Following the video Madeline Klein and Alisyn Klock – who both participated in Mission of Peace, which sends young people each year on a journey of Shalom around the world –  announced the MOP offering. As it was collected, Madeline shared stories of her trip to this past year’s MOP to Cuba, including how one night of worship, singing, and dancing broke down all language barriers. Four youth and four adults from UNY went on the Cuba trip.

    “On this journey, we grow in love and peace with people from our group and the country we visit.  We come to know these people as family,” Madeline said. “Your financial and spiritual support is what makes it possible for youth from this Conference to go on this trip.”

    Maya and Elyse spoke again, this time praising how many UNY young people are involved in ministries in the Conference. They said the face of The Church is changing and evolving, and young people are evolving with it.

    “The people of God's kingdom are changing, and this calls for The Church to evolve with the people,” Elyse said. “The Church needs to find ways to adapt to this desire to reach out, to break down the walls of The Church, and step out into the world to share the word of God. As a body of Christ, we need to support the members of this body in their new ways of worship.”

    Theresa’s second scripture touched on Elyse’s sentiment, as Matthew 28:16-20 is the story of Jesus instructing the 11 apostles to go make disciples.

    When Maya and Elyse took the stage again, Elyse said people can make disciples by being involved and helping the church family share God’s love inside the walls of churches, the Conference, and beyond.

    “All of the people on this stage and in the seats among you have so much to share with you about how they share their faith,” Maya said. “Please help us continue our ministries.”

    Though JJ Warren was unable to attend the AC session this year, he did make an appearance in a video to add his piece to the puzzle. He shared his college experience at Oxford University as well as discussed his video series that asks about the roots of faith and tries to break down barriers that divide people. He also announced he will serve on the Conference’s College Ministries Team.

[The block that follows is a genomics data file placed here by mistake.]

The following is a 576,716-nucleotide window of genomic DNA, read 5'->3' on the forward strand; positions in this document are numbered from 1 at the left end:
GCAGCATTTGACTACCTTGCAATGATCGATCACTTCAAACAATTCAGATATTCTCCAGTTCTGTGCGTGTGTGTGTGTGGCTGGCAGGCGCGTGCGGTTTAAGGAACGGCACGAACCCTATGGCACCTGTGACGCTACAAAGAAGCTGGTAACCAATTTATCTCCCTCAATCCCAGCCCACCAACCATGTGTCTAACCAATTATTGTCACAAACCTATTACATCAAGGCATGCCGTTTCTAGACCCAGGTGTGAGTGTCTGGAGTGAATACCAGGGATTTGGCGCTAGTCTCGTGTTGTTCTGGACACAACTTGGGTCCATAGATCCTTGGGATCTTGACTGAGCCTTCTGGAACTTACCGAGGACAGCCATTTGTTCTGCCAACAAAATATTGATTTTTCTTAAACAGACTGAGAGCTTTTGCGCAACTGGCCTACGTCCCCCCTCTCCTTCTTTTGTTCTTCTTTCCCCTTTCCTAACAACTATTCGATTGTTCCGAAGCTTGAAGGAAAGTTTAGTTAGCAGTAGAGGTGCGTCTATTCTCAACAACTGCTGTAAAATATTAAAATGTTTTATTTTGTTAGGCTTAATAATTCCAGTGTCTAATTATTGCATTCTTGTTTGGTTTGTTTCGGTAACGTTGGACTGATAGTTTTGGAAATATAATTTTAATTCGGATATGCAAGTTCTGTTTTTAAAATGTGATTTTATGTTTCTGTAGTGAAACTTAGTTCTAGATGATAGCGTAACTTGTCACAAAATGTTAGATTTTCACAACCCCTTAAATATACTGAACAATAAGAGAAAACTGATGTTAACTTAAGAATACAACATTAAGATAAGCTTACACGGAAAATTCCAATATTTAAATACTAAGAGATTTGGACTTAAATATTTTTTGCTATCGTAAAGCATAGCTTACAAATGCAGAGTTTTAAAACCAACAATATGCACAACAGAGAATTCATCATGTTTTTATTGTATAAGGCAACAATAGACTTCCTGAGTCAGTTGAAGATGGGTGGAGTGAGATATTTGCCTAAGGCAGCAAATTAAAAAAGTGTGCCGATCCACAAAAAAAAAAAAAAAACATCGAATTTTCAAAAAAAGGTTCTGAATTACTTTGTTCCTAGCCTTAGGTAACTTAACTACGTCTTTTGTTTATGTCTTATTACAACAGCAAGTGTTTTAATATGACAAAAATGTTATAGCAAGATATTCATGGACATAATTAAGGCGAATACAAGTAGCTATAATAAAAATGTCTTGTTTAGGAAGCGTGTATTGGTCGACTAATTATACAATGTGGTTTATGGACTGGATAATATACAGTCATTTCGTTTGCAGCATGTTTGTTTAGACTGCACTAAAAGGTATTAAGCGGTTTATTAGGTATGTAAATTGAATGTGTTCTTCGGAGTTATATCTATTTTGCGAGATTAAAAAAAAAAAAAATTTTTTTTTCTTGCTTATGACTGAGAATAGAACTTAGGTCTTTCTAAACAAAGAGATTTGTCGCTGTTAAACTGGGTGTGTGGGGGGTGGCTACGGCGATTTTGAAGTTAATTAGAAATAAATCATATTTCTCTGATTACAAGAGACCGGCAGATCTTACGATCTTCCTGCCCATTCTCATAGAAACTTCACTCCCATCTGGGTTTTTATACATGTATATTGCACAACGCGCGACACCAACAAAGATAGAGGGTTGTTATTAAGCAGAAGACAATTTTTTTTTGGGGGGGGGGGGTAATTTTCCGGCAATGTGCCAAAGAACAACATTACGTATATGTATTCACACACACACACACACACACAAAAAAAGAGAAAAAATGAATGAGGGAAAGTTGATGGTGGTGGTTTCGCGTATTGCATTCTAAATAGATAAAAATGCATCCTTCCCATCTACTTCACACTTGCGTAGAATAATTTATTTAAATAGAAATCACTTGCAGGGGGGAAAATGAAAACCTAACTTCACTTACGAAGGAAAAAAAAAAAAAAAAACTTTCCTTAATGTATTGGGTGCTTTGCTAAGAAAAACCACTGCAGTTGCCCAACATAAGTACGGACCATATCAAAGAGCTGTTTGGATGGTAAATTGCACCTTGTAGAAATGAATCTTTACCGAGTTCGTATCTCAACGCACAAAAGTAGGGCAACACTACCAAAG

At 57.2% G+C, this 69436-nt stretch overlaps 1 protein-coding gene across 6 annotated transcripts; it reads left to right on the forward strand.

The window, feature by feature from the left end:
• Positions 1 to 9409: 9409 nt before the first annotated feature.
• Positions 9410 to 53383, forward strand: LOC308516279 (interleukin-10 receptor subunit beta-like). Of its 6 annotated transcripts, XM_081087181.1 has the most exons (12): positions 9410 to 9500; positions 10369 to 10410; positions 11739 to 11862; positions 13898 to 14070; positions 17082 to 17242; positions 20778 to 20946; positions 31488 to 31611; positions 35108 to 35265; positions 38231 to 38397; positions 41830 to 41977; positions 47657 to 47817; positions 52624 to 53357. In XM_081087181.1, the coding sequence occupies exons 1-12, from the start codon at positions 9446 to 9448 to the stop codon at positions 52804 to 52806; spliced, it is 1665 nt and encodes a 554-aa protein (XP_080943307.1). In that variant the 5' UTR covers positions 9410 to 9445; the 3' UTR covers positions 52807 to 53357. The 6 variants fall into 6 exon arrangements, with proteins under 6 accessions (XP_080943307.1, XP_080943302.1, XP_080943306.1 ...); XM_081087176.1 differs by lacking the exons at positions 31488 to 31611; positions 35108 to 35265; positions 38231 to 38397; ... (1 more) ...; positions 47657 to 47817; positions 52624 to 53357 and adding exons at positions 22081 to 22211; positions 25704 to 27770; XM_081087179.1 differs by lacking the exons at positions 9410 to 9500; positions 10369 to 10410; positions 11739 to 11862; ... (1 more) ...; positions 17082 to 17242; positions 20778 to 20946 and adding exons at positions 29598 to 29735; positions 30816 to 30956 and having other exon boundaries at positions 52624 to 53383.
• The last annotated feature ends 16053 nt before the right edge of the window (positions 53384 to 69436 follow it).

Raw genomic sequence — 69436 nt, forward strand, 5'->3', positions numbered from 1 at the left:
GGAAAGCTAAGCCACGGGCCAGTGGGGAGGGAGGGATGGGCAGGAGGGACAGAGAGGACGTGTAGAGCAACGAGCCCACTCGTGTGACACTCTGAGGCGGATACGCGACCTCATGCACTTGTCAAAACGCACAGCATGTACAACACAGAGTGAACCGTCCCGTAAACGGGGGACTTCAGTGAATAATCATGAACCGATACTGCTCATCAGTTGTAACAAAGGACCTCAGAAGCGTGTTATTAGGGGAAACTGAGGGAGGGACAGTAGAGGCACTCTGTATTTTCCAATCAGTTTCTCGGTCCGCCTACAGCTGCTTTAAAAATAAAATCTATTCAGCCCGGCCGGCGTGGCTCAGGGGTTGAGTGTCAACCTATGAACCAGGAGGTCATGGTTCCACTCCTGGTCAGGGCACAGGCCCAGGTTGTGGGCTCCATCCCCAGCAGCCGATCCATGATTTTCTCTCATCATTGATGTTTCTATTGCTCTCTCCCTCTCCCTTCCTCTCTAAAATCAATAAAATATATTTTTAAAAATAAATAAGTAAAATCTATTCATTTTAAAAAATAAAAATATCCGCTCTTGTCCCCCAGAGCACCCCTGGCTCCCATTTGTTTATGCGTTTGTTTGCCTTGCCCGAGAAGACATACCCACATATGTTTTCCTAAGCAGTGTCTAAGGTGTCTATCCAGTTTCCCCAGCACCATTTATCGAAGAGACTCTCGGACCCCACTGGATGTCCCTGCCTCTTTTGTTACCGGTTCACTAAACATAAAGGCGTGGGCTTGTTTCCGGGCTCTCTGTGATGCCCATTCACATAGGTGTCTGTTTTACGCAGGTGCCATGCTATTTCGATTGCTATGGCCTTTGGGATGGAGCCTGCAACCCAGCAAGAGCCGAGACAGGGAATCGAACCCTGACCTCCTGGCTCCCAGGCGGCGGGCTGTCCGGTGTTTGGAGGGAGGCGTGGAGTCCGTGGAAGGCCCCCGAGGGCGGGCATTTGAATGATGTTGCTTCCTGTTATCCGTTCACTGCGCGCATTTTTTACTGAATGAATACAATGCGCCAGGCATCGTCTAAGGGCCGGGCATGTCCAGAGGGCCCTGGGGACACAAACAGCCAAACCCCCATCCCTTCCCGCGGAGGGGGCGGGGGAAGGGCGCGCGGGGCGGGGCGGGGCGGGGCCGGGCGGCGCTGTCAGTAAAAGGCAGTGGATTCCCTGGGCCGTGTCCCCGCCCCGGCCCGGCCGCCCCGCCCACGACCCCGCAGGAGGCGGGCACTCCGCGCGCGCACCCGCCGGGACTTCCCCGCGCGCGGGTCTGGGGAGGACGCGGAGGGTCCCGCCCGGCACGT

Pastor Erin Patrick, of The ROAD at West Genesee UMC, shared her ministry in a video. She said she uses her passion to “create opportunities for people to connect with God in new, unique, and untraditional ways,” adding her piece to the puzzle.

    Pastor Cory Jones, who will serve the Trinity: Whitesboro UMC starting July 1, and Pastor Brian Lothridge, of the Rome First UMC, discussed a new ministry they have been a part of called Worship Without Walls, a church that meets on an inner-city sidewalk with the simple message “God Loves You.”

    “Having been a part of this for over a year now and seeing how many people have been touched by this ministry, it has completely changed my perception of what ministry is,” Pastor Jones said. “I still love the local church, but to me ministry is about going outside the comfort of the local church and bringing the good news out to people who might not otherwise hear it.”

    As the last piece was placed, the image of a puzzle piece with a saying inside it became clear: “Building the Kingdom: Remaining Connected.”

    The service ended with a benediction by Ian Urriola, who said that though AC session will soon come to a close, the Conference’s work continues because beyond these walls “lies a beautiful, broken world full of beautiful, broken people grieving, mourning, thirsting for justice, and longing to hear a word of good news.”


    With more than 168,000 members, the Upper New York Annual (Regional) Conference of The United Methodist Church comprises 865 local churches and 86 new faith communities in 12 districts, covering 48,000 square miles in 49 of the 62 counties in New York state. Our mission is to “live the Gospel of Jesus Christ and to be God’s love with our neighbors in all places."